The Tesla Model 3 tow hitch is a car accessory that’ll save you the price of a brand new diesel truck. No, it is not a gimmick and there are no fine prints here. In fact, the entire reason behind buying a tow hitch for the Model 3 is based on cold hard numbers.
YouTuber Ben Sullins recently uploaded a video titled Tesla Model 3 Vs WWII Trailer. In the video, he talked about how efficient the Tesla Model 3, an electric car, is at towing trailers. He compared the unladen (without trailer) weight towing efficiency of his Tesla Model 3 with its laden weight-carrying efficiency.
He found some interesting results and an equally surprising conclusion. Here’s the entire thing.
Tesla Model 3 Tow Hitch: How Will It Save You Money?
As you can see in the video, the Tesla Model 3 is quite adept at towing a 750 pound EV camping trailer.
On a normal day, the average efficiency of Tesla Model 3, which Ben drives, is around 78% or 311 wh/mile in terms of consumption. And with a total EPA claimed range of 325 miles, the Tesla Model 3 in question delivers a real-world range of 253 miles.
When you attach a trailer to the electric car, its range is expected to go down. The question remains, however, is by how much.
In the experiment, Ben attached the 750 pound EV camper trailer to his Model 3 using an aftermarket tow hitch. Then, he drove the car for around 26.7 miles with a mixture of city and highway driving.
This time around, the average efficiency of the Model 3 came out to be a mere 49%. The Tesla electric car consumed 448 wh/mile while towing the 750-pound trailer, thus lowering the total battery range to 160 miles.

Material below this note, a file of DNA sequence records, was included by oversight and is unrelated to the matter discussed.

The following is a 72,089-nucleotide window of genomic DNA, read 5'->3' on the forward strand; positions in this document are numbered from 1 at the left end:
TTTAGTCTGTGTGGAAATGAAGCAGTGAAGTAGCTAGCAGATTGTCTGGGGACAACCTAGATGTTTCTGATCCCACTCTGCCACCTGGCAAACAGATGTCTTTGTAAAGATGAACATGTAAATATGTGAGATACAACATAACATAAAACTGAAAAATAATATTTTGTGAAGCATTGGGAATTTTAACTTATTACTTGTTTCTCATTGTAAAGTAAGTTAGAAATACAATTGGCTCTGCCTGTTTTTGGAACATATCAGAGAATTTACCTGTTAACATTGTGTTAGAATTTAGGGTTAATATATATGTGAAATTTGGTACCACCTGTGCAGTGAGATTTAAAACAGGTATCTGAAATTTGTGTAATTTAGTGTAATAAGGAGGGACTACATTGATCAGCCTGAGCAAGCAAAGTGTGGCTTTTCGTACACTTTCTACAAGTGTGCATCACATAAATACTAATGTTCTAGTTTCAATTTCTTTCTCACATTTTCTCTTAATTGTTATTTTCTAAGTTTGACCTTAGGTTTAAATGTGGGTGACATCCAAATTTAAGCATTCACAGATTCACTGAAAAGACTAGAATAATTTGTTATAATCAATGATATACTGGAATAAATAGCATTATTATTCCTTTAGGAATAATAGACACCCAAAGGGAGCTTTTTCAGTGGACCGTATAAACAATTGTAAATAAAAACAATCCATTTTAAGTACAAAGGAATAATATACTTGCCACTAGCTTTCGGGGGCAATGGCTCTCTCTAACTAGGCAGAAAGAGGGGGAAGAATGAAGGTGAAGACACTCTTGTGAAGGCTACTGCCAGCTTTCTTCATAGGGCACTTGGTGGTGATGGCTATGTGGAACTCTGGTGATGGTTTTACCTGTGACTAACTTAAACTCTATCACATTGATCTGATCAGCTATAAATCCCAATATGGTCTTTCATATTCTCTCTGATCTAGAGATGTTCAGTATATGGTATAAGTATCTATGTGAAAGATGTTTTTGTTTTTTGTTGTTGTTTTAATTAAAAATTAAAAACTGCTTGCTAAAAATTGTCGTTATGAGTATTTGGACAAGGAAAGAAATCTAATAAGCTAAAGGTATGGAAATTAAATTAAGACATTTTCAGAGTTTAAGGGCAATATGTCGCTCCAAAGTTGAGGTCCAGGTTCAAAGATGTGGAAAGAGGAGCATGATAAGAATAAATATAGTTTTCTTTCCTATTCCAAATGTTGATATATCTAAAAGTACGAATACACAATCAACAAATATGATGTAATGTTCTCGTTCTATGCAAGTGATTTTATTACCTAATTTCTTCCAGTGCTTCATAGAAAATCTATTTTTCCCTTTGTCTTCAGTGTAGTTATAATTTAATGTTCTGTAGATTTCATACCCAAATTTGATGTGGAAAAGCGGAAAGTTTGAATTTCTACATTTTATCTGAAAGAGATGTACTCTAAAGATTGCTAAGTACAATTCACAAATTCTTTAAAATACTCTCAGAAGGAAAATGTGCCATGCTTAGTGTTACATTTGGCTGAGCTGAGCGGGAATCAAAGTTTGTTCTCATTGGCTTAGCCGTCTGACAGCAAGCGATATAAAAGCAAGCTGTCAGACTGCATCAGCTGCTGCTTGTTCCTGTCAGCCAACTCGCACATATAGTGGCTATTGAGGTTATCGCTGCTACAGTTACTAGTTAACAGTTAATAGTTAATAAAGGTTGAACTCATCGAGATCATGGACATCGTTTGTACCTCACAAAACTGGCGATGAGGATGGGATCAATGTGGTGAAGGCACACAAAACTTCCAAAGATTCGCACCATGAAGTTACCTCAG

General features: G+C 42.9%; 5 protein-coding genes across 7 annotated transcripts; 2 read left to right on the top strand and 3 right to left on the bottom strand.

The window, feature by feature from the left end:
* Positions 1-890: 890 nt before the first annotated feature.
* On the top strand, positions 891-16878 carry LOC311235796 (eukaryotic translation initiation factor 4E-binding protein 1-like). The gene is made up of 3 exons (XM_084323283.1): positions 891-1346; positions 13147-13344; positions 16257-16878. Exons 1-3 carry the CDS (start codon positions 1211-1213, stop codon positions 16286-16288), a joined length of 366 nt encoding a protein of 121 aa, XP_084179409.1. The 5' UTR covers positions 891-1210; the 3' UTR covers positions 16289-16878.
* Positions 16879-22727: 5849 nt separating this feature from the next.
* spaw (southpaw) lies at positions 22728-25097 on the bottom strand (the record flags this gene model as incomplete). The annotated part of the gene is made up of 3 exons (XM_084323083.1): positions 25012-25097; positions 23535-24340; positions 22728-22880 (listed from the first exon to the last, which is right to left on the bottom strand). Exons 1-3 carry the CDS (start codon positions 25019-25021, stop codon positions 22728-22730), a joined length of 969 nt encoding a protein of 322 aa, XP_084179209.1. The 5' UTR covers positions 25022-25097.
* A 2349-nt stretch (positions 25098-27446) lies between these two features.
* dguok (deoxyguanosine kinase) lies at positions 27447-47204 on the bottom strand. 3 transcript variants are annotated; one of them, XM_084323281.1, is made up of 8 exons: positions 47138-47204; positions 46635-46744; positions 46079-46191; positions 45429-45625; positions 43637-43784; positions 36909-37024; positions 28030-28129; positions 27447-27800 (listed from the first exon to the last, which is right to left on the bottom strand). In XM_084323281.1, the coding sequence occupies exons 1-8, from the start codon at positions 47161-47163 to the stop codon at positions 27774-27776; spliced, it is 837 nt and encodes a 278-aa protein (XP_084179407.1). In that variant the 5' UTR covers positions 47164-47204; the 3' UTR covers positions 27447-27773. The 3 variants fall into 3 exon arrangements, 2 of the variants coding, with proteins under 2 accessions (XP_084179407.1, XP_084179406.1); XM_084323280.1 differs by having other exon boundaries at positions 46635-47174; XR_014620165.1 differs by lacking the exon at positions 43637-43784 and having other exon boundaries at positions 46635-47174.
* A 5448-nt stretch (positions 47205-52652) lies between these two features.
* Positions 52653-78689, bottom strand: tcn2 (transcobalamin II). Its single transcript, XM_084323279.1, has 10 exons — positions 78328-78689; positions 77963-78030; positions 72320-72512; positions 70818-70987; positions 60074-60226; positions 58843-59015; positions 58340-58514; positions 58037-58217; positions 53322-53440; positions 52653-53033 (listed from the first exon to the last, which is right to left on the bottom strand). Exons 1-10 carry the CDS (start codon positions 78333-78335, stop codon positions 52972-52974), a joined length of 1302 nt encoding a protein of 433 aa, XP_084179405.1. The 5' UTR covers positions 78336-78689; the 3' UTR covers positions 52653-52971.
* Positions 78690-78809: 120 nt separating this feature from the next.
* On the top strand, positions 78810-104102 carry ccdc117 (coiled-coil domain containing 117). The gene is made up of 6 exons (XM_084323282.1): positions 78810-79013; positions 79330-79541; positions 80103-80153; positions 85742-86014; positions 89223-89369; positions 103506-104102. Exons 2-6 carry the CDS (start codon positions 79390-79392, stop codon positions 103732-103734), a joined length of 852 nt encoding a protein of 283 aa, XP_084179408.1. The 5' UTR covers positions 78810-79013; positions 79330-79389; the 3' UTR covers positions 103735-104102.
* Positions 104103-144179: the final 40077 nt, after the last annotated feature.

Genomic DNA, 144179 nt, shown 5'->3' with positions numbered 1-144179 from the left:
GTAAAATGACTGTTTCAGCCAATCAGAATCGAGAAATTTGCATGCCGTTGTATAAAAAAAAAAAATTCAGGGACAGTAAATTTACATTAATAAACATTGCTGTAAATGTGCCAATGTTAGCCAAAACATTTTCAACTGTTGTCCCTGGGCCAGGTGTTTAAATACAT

A lot of numbers are being thrown here and you might be wondering how does this make the tow hitch a beneficial car accessory. Well, the answer lies in usability.
The 160 miles of tow range isn’t a lot for heavy haulers who want to travel half a thousand miles on a single trip. However, most of the people aren’t heavy haulers. Most people will use a trailer mainly for bringing furniture from IKEA or going camping in the nearby woods.
And as Ben explained that 160 miles of range are more than enough if you want to go camping 40 miles away from the city. An 80-mile round trip would be enough for the majority of users.
Ben did admit that his friend who owns a Model X was frustrated when he decided to tow his 3,000-pound trailer on a long trip. Partly because of the reduced range which the Tesla Model X delivered and partly because he had to unhook the trailer every time he wanted to charge so his trailer wouldn’t take up other parking spots.
For long-trips, no Tesla electric car is prepared to tow heavy trailers. However, for the short 100 or 150 mile trips, a Tesla Model 3 with tow-hitch is perfect.
Ben said that in Europe, Tesla provides Model 3 with a tow hitch because not many people own a big truck and most of the trips people take are short ones. Therefore buying a $30,000 truck just for towing a trailer for 100 miles would make no sense.
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And the 160 mile of battery range is more than enough for that. We have electric cars like MG ZS EV and the MINI Cooper electric, that have an unladen range of 160 and 145 miles respectively.
The performance of other electric cars severely lacks behind Tesla, when a Model 3 can go more than several of these electric cars while towing a heavy trailer.
The upcoming GM electric platform, which promises to bring a modular approach to EV manufacturing shows some promise though. Their new battery stacking technology which allows more cells to be packed in order to increase energy density could prove a real boon for heavy-duty electric vehicles.